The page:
First of all, I find it hard to formulate a good title for this question. Sorry that it is so vague.

Let's move on te the question itself. Lately I have been studying the article "Good reduction of abelian varieties" by Serre and Tate.

At a certain point (in the proof of Lemma 2) they claim that a ring is henselian, and I don't see why. I will introduce the notation, so that I can specify my question.

Let $K$ be a field, $v$ a discrete valuation of $K$, $K_{s}$ a seperable closure of $K$ and $\bar{v}$ an extension of $v$ to $K_{s}$. Let $I$ and $D$ denote the inertia group and the decomposition group of $\bar{v}$.

Let $L$ be the fixed field of the inertia group $I$, and $O_{L}$ the ring of $\bar{v}$-integers in $L$.

As far as I can see, no other assumptions are made.

Why is the ring $O_{L}$ henselian?

If I am not mistaken $L$ is the maximal unramified extension of $K$. I have searched Serre's "Local fields" for reasons why $O_{L}$ might be complete (hence henselian) but I could not find them.

Does anyone know a reference for this question? Or a direct answer? (Thanks in advance.)

  • 2
    $\begingroup$ Even if $K=\mathbf{Q}_p$, the field $L$ is not complete. When learning local fields, it is a good exercise to prove that an algebraic extension of $\mathbf{Q}_p$ is complete if and only if it is finite. $\endgroup$ – François Brunault Jun 26 '12 at 15:50
  • $\begingroup$ Ok. I knew the if part, but not the only if. Thanks. $\endgroup$ – jmc Jun 28 '12 at 17:28

$O_L$ is not complete. The completion is usually uncountable, but if $K$ is countable then $K_s$ is countable.

I think the easiest way is just to prove it. Let $f$ be an irreducible polynomial with a simple root mod $\bar{v}$. Then the derivative of $f$ is nonzero mod $\bar{v}$, so it's nonzero, so $f$ is separable, so its roots are in $K_S$. Every root that doesn't disappear mod $\bar{v}$ is a $\bar{v}$-integer. Look at the Galois action on those roots. The inertia group preserves each root's residue mod $\bar{v}$, so it fixes that root, so that root lies in $L$.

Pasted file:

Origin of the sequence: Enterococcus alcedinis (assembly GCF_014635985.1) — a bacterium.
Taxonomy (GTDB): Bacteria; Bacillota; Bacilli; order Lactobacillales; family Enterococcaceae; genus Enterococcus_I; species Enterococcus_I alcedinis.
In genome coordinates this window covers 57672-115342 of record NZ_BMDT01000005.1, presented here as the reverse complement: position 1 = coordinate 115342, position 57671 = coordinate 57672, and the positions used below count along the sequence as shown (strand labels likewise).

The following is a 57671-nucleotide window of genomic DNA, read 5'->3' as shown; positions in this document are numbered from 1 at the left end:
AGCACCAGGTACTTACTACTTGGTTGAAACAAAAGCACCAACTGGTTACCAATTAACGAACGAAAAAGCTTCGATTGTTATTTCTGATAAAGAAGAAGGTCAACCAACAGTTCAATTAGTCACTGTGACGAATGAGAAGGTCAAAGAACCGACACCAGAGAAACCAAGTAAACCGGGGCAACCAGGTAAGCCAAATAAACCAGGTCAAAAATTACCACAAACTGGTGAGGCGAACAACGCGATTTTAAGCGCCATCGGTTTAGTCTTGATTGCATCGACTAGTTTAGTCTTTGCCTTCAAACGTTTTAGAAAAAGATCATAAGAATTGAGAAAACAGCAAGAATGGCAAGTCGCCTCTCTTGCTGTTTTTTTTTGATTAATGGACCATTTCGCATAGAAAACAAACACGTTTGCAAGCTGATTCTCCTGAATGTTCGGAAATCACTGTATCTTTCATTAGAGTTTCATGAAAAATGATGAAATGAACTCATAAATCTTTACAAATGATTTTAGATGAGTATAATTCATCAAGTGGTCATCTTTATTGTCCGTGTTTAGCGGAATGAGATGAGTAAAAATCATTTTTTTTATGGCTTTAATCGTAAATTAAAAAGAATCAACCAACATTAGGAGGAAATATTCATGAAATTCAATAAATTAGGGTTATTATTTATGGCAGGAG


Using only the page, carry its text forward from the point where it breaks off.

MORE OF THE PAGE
• $\begingroup$ Thanks. Apperently the straightforward approach was the way I should have taken. I had not expected that. But then, I don't have very much experience with henselian rings (-; $\endgroup$ – jmc Jun 25 '12 at 19:31
  • $\begingroup$ @Will: you mean "if $K$ is countable then $K_s$ is countable"! $\endgroup$ – Laurent Moret-Bailly Jun 26 '12 at 6:28
  • $\begingroup$ @Will: Actually I have onee question about your last sentence of the proof. I agree that the inertia group preserves residues of the roots. But how does it follow that therefore the roots are fixed? $\endgroup$ – jmc Jun 26 '12 at 13:45
  • $\begingroup$ Since the root under consideration is a simple root modulo $\bar{v}$ by assumption. Its residue doesn't change, and it he has to remain a root of the polynomial (since the polynomial is defined over $L$) so the root itself must be fixed. $\endgroup$ – Will Sawin Jun 26 '12 at 17:43
  • $\begingroup$ Ah. Because the polynomial is monic, the degree of the reduction does not go down. So there is a "kind of" 1-1 correspondence between the roots (if we take multiplicities into account). And thus roots reducing to simple roots are fixed by I. Got it. $\endgroup$ – jmc Jun 28 '12 at 17:30

In fact, $O_L$ is the strict henselianization of $O_K$ (with residue field a fixed algebraic closure of the residue field of $K$). It is not complete, but it is Henselian, and it is "the minimum" of all the Henselian rings containing $O_K$ and with residue field algebraically closed.

  • $\begingroup$ Thanks for your answer. I read about henselinizations and strict henselinizations. One question remains: How do you prove your claim? Probably by the same straightforward approach as above, right? (I did not try that much yet, on proving your claim, I should add.) $\endgroup$ – jmc Jun 25 '12 at 19:33
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    $\begingroup$ The straightforward approach should work. The idea is that if $\alpha \in O_L$ is a root of an irreducible polynomial $f$, then $\bar{v}$ restricted to $K(\alpha)$ is unramified, so $\alpha$ modulo $\bar{v}$ is a simple root of $f$ modulo $\bar{v}$ and lies in the algebraic closure of the residue field of $O_k$ mod $v$, so any strictly henselian ring containing $O_K$ has an algebraically closed residue field, so $\alpha$ mod $\bar{v}$ is a simple root of $f$, and is Henselian, so that extends to a root, so it contains $\alpha$. It contains every element of $O_L$, so it contains $L$. $\endgroup$ – Will Sawin Jun 25 '12 at 19:55
  • $\begingroup$ Will Sawin explained exactly the proof I had in mind. Thanks! $\endgroup$ – Xarles Jun 25 '12 at 20:32

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